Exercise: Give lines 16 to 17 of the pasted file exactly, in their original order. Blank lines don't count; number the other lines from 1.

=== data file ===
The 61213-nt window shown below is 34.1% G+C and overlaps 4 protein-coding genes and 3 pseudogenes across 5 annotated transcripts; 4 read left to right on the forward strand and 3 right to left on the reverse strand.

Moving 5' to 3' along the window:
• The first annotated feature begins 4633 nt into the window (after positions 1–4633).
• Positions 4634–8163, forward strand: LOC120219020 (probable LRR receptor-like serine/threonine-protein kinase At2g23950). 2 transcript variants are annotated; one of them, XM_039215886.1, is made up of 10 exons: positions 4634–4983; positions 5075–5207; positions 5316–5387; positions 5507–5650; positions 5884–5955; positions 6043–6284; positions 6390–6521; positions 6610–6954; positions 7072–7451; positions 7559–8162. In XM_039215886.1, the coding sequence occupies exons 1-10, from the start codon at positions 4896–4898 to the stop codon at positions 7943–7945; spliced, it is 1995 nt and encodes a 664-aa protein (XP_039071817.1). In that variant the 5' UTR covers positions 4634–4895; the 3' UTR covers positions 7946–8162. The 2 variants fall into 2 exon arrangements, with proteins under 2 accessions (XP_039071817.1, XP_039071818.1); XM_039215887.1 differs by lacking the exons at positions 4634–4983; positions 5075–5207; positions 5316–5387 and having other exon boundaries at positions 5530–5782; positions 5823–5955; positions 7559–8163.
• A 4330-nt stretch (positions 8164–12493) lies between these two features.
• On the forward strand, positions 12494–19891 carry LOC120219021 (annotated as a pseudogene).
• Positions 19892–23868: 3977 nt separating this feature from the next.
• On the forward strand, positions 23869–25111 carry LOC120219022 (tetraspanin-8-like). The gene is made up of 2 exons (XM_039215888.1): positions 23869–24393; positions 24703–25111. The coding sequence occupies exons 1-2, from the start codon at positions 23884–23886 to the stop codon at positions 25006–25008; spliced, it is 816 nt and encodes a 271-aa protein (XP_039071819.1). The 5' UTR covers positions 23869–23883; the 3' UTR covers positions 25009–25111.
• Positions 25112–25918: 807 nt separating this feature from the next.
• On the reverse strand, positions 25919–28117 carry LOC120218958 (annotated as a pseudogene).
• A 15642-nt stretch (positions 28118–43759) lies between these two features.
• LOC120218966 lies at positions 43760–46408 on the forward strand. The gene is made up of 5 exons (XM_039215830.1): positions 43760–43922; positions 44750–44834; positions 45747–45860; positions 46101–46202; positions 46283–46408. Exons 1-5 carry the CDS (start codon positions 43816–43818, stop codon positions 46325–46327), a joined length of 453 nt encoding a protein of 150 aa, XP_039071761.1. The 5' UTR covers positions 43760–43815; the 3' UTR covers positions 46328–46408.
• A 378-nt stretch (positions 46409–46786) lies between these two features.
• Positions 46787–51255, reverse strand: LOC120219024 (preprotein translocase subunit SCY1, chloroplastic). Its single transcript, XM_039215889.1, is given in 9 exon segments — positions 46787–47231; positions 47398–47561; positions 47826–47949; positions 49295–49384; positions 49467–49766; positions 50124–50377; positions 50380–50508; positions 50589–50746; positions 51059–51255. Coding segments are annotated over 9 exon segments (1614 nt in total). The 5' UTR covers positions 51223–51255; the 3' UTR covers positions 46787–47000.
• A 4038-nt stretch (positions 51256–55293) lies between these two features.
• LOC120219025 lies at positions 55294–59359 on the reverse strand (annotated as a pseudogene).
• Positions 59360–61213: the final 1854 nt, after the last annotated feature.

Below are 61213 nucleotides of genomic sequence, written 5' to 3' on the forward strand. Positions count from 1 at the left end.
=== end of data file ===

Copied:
• LOC120219025 lies at positions 55294–59359 on the reverse strand (annotated as a pseudogene).
• Positions 59360–61213: the final 1854 nt, after the last annotated feature.